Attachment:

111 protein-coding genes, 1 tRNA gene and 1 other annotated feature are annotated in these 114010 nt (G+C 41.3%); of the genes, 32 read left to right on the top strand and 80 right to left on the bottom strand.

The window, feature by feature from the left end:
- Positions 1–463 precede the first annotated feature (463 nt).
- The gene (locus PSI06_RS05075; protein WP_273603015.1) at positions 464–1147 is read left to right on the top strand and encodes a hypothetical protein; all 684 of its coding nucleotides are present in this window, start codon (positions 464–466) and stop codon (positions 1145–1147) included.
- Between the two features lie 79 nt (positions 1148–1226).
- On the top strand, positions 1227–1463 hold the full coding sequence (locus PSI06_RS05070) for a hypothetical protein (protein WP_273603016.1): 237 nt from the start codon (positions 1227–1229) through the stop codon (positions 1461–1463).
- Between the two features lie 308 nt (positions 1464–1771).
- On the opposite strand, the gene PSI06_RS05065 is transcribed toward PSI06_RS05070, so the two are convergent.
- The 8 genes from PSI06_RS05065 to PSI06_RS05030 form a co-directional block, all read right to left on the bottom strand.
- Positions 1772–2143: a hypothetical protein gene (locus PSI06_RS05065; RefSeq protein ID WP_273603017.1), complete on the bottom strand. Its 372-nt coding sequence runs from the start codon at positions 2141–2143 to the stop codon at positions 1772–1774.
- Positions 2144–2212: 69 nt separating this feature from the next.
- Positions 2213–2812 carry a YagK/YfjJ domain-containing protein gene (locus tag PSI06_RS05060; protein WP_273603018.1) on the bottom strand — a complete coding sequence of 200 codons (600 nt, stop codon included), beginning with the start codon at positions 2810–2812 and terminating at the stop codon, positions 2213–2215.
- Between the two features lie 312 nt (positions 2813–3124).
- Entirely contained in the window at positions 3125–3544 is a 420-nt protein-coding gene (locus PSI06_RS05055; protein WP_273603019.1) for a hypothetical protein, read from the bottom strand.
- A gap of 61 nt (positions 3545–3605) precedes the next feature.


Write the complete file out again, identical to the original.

111 protein-coding genes, 1 tRNA gene and 1 other annotated feature are annotated in these 114010 nt (G+C 41.3%); of the genes, 32 read left to right on the top strand and 80 right to left on the bottom strand.

The window, feature by feature from the left end:
- Positions 1–463 precede the first annotated feature (463 nt).
- The gene (locus PSI06_RS05075; protein WP_273603015.1) at positions 464–1147 is read left to right on the top strand and encodes a hypothetical protein; all 684 of its coding nucleotides are present in this window, start codon (positions 464–466) and stop codon (positions 1145–1147) included.
- Between the two features lie 79 nt (positions 1148–1226).
- On the top strand, positions 1227–1463 hold the full coding sequence (locus PSI06_RS05070) for a hypothetical protein (protein WP_273603016.1): 237 nt from the start codon (positions 1227–1229) through the stop codon (positions 1461–1463).
- Between the two features lie 308 nt (positions 1464–1771).
- On the opposite strand, the gene PSI06_RS05065 is transcribed toward PSI06_RS05070, so the two are convergent.
- The 8 genes from PSI06_RS05065 to PSI06_RS05030 form a co-directional block, all read right to left on the bottom strand.
- Positions 1772–2143: a hypothetical protein gene (locus PSI06_RS05065; RefSeq protein ID WP_273603017.1), complete on the bottom strand. Its 372-nt coding sequence runs from the start codon at positions 2141–2143 to the stop codon at positions 1772–1774.
- Positions 2144–2212: 69 nt separating this feature from the next.
- Positions 2213–2812 carry a YagK/YfjJ domain-containing protein gene (locus tag PSI06_RS05060; protein WP_273603018.1) on the bottom strand — a complete coding sequence of 200 codons (600 nt, stop codon included), beginning with the start codon at positions 2810–2812 and terminating at the stop codon, positions 2213–2215.
- Between the two features lie 312 nt (positions 2813–3124).
- Entirely contained in the window at positions 3125–3544 is a 420-nt protein-coding gene (locus PSI06_RS05055; protein WP_273603019.1) for a hypothetical protein, read from the bottom strand.
- A gap of 61 nt (positions 3545–3605) precedes the next feature.